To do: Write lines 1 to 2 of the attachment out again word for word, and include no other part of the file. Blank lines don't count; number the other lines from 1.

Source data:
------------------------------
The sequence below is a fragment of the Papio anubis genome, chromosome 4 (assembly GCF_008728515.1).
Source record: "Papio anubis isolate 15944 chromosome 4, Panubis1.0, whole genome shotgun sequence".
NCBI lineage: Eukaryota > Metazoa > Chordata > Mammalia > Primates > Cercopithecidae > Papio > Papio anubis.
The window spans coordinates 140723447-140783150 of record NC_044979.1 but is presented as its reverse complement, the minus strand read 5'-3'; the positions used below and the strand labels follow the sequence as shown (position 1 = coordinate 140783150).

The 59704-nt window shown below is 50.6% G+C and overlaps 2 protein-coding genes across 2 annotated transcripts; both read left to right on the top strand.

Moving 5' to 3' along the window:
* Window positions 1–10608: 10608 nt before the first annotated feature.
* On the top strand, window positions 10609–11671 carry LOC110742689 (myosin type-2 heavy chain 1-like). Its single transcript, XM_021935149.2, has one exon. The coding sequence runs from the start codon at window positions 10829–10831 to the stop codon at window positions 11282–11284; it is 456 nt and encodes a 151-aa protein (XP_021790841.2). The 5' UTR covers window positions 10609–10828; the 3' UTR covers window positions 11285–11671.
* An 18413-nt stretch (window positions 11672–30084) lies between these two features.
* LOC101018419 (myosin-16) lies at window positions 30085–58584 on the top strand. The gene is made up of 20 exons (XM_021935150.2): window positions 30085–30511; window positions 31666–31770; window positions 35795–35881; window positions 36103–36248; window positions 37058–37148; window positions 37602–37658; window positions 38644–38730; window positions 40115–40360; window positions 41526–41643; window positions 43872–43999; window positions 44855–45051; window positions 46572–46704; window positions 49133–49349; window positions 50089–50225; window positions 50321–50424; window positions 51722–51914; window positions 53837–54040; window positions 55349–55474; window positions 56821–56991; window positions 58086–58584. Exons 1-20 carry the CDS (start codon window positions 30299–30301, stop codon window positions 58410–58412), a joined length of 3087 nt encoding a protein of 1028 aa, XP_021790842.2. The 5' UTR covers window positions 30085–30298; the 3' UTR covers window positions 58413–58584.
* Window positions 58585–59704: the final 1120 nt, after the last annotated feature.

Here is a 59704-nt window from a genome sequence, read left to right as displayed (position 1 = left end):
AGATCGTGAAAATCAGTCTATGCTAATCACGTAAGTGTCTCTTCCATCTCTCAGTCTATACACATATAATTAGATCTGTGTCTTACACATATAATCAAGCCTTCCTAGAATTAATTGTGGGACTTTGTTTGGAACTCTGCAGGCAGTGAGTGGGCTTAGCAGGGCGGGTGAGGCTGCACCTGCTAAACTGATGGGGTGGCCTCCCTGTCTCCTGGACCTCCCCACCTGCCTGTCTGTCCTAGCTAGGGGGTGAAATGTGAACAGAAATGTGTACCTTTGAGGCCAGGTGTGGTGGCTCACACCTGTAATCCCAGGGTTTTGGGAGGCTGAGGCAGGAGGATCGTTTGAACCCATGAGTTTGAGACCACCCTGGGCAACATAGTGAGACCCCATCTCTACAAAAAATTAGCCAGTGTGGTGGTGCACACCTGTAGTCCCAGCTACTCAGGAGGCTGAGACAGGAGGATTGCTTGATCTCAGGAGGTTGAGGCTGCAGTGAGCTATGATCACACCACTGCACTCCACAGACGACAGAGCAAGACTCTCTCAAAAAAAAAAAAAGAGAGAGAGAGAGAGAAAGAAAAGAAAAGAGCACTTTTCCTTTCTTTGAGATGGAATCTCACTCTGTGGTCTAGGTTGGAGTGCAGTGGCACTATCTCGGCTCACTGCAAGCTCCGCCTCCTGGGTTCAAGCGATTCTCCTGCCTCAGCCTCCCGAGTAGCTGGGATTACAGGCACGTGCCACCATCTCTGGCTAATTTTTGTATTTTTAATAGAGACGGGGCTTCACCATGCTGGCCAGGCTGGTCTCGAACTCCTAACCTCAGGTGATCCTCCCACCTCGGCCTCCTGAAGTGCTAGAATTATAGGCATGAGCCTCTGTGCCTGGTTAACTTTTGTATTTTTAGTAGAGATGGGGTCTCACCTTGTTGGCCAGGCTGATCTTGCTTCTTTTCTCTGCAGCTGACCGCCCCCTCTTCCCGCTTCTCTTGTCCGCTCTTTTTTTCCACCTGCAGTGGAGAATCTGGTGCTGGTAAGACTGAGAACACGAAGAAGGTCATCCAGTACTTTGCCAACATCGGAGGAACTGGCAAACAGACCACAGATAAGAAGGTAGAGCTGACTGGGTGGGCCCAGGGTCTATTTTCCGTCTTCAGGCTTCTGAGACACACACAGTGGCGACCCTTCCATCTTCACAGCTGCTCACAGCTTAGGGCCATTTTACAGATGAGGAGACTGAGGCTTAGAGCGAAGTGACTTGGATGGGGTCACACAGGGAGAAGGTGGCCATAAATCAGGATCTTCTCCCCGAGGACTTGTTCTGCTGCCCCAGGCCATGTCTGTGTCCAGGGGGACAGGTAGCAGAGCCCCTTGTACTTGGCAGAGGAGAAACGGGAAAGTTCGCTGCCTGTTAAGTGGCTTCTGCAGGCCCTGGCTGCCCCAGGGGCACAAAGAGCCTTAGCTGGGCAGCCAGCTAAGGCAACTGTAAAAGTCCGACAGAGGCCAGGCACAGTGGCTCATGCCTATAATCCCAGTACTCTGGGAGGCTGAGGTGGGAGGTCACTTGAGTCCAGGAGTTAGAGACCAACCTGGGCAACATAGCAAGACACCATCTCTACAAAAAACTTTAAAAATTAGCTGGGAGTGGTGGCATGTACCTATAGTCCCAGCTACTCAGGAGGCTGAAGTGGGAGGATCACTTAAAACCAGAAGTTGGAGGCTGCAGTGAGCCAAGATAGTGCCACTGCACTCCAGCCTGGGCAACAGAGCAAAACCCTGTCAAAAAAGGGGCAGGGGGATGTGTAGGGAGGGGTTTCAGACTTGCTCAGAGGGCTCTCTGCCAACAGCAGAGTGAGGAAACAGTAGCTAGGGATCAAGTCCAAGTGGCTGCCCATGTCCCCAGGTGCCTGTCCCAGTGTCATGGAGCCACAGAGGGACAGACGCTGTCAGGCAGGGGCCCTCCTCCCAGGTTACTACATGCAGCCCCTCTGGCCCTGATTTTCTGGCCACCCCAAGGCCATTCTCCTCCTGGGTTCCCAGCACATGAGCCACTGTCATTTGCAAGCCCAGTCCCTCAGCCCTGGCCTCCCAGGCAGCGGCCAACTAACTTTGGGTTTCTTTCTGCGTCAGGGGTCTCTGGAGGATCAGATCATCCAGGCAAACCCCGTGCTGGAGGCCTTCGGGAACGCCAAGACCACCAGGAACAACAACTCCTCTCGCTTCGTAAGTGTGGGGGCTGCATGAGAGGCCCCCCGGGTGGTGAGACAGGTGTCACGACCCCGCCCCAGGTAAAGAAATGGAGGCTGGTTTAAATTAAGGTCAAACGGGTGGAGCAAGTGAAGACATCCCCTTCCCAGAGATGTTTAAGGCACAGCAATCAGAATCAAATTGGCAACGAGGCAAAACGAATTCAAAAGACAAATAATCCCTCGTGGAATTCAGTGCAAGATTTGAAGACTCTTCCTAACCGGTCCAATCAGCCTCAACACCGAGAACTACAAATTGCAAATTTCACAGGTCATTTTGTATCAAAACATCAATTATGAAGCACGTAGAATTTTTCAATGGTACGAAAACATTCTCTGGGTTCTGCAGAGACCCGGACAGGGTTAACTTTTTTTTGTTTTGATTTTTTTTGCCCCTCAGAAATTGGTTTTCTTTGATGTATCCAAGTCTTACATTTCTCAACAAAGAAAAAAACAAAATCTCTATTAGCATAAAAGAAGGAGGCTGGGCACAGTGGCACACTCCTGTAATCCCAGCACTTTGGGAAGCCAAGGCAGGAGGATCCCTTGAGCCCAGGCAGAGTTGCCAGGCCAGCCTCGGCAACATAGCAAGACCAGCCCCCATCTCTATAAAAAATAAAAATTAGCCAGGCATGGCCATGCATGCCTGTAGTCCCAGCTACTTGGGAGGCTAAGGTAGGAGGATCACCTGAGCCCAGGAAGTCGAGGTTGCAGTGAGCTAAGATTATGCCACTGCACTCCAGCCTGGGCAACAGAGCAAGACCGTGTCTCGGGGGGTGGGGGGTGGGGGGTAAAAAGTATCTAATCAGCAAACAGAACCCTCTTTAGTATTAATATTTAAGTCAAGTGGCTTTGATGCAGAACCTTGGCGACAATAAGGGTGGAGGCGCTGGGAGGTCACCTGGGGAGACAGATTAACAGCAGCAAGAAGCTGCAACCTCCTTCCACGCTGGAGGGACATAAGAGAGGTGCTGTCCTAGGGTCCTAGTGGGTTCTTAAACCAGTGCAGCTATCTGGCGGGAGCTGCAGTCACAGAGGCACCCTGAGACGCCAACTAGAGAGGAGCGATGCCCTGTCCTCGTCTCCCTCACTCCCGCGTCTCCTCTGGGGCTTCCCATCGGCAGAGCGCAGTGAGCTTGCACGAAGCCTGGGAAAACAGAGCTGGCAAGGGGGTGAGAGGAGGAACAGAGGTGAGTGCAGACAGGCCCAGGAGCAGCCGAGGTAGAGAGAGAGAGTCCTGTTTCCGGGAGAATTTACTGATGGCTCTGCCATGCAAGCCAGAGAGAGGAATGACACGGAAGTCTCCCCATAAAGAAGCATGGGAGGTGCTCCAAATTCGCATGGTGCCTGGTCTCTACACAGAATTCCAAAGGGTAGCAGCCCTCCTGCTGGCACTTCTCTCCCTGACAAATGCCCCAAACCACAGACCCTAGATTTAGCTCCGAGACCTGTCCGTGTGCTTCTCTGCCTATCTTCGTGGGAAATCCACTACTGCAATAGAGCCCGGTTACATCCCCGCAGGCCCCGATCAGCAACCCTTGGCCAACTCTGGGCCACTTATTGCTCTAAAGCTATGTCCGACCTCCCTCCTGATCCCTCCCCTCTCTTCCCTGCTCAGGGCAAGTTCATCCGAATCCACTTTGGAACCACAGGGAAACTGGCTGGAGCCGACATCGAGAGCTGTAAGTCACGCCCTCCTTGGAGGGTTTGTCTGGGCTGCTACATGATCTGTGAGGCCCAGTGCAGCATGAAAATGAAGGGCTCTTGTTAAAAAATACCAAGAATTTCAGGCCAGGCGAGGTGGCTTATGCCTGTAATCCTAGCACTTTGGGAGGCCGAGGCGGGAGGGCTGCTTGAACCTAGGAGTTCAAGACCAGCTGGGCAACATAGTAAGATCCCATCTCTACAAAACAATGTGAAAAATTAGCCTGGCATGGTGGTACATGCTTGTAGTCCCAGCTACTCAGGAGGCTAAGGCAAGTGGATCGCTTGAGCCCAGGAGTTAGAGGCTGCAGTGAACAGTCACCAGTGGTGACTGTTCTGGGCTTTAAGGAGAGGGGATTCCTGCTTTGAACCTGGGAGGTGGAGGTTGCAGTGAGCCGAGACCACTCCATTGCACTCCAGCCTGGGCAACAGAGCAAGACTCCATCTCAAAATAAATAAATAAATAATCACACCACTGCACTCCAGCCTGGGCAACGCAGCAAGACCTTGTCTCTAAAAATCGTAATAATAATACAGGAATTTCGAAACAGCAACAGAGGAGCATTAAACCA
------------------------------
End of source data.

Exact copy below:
The sequence below is a fragment of the Papio anubis genome, chromosome 4 (assembly GCF_008728515.1).
Source record: "Papio anubis isolate 15944 chromosome 4, Panubis1.0, whole genome shotgun sequence".